Some pastors and teachers don’t do their sheep any favors towards making them grow but teach and preach in a way of maintaining an audience so they’ll always have an outlet for their teachings and sermons. And maybe the job security of a steady paycheck the tithes and offerings bring in, but who really knows? I’m not judging motives, but merely saying it’s true in some cases.
There are even some Bible colleges that exist not to raise up laborers, but to make pupils more intellectual with Bible knowledge who remain absolutely useless and socially retarded to the dying culture around them.
I also wonder if some Bible colleges only exist to pay some teachers a salary?
The Kingdom of God or the Enterprise of Man?
Whose kingdom is being built? God’s or “the ministry’s”? The idol of ministry is something that needs to be toppled in some areas of the body of Christ, in favor of a more organic expression that actually advances GOD’s kingdom.
With that on my mind, I also used to get a little bit jealous of a few people I know who seemed to have doors open to them to preach more than me, but who I’d arrogantly perceive as being way less ready to minister than myself. As I mentioned in Church Leadership: Is 50 The New 30? it seemed to be like they hadn’t had to “earn their stripes” as I had.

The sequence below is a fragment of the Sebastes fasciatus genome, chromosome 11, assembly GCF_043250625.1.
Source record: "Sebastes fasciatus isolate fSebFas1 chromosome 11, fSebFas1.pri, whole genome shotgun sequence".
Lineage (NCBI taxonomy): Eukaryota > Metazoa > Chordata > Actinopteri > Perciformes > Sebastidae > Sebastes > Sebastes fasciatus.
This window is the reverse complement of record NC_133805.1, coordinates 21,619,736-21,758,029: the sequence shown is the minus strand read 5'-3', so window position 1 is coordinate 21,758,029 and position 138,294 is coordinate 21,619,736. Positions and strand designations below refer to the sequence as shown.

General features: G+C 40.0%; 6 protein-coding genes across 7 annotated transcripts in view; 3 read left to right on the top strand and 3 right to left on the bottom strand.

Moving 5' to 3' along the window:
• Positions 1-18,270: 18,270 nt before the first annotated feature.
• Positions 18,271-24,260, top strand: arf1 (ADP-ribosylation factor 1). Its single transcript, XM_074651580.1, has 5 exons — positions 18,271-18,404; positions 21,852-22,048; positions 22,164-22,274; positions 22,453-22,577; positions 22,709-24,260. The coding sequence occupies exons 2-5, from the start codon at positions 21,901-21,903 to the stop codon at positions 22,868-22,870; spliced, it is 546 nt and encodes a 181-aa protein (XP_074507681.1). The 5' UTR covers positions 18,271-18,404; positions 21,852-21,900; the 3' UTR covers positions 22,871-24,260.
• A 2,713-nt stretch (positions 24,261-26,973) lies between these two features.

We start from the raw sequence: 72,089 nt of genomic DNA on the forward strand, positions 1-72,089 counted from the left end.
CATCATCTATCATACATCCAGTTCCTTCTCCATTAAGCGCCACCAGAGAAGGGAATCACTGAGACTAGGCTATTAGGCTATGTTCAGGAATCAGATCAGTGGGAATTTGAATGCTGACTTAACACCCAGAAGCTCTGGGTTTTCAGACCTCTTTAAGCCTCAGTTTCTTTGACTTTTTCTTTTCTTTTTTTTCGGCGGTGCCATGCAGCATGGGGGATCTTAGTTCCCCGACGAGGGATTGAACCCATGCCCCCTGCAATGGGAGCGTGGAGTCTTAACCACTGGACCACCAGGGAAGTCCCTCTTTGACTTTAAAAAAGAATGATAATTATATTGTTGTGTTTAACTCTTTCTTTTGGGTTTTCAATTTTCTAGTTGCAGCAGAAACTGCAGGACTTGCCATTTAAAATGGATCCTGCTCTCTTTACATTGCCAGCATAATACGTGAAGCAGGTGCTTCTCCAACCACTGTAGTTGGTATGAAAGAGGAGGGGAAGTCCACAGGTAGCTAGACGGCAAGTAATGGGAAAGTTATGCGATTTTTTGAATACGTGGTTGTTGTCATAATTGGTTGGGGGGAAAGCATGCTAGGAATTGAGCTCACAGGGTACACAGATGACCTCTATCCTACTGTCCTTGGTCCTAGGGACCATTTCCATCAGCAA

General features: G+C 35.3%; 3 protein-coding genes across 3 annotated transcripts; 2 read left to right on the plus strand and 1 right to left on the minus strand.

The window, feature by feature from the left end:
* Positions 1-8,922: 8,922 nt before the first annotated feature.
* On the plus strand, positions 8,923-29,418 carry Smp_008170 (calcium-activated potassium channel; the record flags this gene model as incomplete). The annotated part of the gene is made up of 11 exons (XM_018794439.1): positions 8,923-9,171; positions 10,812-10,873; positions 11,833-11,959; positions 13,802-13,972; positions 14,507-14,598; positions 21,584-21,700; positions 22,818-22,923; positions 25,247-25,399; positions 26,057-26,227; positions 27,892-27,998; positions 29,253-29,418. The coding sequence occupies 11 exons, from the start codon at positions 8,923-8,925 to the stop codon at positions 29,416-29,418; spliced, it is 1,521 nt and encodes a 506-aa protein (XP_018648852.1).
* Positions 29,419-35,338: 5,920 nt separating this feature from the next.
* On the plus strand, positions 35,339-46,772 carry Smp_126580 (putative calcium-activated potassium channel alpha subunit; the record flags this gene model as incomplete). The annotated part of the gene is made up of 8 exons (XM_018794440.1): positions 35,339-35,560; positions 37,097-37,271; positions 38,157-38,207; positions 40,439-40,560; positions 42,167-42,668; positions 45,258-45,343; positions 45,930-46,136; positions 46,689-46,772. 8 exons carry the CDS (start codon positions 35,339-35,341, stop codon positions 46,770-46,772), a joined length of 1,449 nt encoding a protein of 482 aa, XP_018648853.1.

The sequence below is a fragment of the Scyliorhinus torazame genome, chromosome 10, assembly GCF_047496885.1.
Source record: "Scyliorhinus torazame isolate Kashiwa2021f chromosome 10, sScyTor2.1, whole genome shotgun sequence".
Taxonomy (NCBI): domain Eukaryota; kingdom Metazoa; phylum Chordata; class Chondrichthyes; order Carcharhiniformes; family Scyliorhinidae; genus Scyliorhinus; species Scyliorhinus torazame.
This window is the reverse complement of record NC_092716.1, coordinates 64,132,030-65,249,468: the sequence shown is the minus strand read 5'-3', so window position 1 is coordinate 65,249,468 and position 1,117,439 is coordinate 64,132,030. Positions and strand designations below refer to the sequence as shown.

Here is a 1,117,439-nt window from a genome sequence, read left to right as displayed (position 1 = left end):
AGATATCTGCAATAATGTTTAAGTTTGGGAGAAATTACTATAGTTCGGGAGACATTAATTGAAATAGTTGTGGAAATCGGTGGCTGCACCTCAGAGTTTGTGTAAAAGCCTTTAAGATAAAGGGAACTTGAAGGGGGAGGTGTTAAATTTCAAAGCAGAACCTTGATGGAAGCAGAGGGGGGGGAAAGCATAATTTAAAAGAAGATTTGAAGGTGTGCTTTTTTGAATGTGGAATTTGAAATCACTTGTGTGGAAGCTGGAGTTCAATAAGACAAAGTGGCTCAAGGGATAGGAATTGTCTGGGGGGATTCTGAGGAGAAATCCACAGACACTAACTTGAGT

I realized eventually that sometimes my concern wasn’t always an arrogant attitude on my part, but a genuine observation that God was teaching me and showing me my hunger was more geared towards having riches and reward in heaven, not so much an “audience” or being vindicated of anything on earth.
Some people, that’s what they’re striving for, and that’s what they’ll get. Of course, hear me out: I’m not saying that’s how all are, of course not. I’m speaking of my own journey and motives.
Are You Afraid of Your Disciples Outperforming You?
Sometimes people who I’ve impacted in a mighty way seemed to have gone off and “outshined” me. I’m excited about that instead of jealous or upset. Why? Because I know how the kingdom of God works, and I’m more interested in seeing and being involved in raising up long-term committed followers of Christ who will do the same.
So neither he who plants nor he who waters is anything, but only God who gives the growth. He who plants and he who waters are one, and each will receive his wages according to his labor. For we are God’s fellow workers. You are God’s field, God’s building…Now if anyone builds on the foundation with gold, silver, precious stones, wood, hay, straw— each one’s work will become manifest, for the Day will disclose it, because it will be revealed by fire, and the fire will test what sort of work each one has done. If the work that anyone has built on the foundation survives, he will receive a reward. If anyone’s work is burned up, he will suffer loss, though he himself will be saved, but only as through fire. (1 Corinthians 3:7-9, 12-15, ESV)